O'Hara, Kane [Kean, Kene]
(b ?Dublin or Co. Sligo, 1711/12; d Dublin, 17 June 1782). Irish librettist and musician. He was the younger son of Kean O'Hara, High Sheriff of County Sligo in 1703, and married the widow of Theobald Mathew the younger of Thomastown, County Tipperary. He was admitted to Trinity College, Dublin, on 3 March 1728 at the age of 16 and graduated in 1732. He is known chiefly as the librettist and arranger of the music for Midas (repr. of lib and facs. of 4 airs from score (Us-Ws) in Dircks; lib ed. Dircks, New York, 1987), the first ‘English burletta’, presented at the Crow Street Theatre, Dublin, on 22 January 1762 as a rival attraction to the season of Italian burlettas at the Smock Alley Theatre. Flood (History of Irish Music) stated that it had previously been performed at the private theatre of the Rt Hon. William Brownlow MP in Lurgan in April 1760; and O'Keeffe (Recollections) described a meeting at O'Hara's house in King Street, Dublin, at which O'Hara, Lord Mornington and Brownlow were ‘settling the music for Midas’. The music contains popular songs of the time, such as arias from Italian operas and folksongs from Ireland and other countries, linked by dialogue set to recitative. There is frequent resort to concerted numbers. With characters consisting of mythological gods and mortals, Midas is in reality a burlesque of opera seria. It attained considerable popularity and was frequently performed in London after the first production at Covent Garden on 22 February 1764.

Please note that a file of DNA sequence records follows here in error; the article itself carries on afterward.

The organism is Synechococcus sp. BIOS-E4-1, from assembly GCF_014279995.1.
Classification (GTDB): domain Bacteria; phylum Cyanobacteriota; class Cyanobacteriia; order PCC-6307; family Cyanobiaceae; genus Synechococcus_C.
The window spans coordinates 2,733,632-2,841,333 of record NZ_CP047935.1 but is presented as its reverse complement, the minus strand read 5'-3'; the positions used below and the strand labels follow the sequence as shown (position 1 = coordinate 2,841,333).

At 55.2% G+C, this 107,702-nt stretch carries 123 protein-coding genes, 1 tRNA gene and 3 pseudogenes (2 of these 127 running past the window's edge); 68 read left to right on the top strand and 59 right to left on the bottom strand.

O'Hara was also author of the libretto for Thomas Arne's pasticcio of 1773, The Golden Pippin (lib ed. Dircks, New York, 1987), and was responsible for the musical farce Two Misers (Covent Garden, 21 January 1775), which was covenanted to Thomas Ryder in 1780 for production at Crow Street in Dublin, the burlesque A Fine Day (Haymarket, 22 August 1777), and a version of Fielding's Tom Thumb (Covent Garden, 3 October 1780), which had been set by both Arne and J.F. Lampe in 1733. He was vice-president of Lord Mornington's Musical Academy, which was founded in 1757 mainly through his exertions. For the last four years of his life he was blind.
T.J. Walsh: Opera in Dublin 1705–1797: the Social Scene (Dublin, 1973)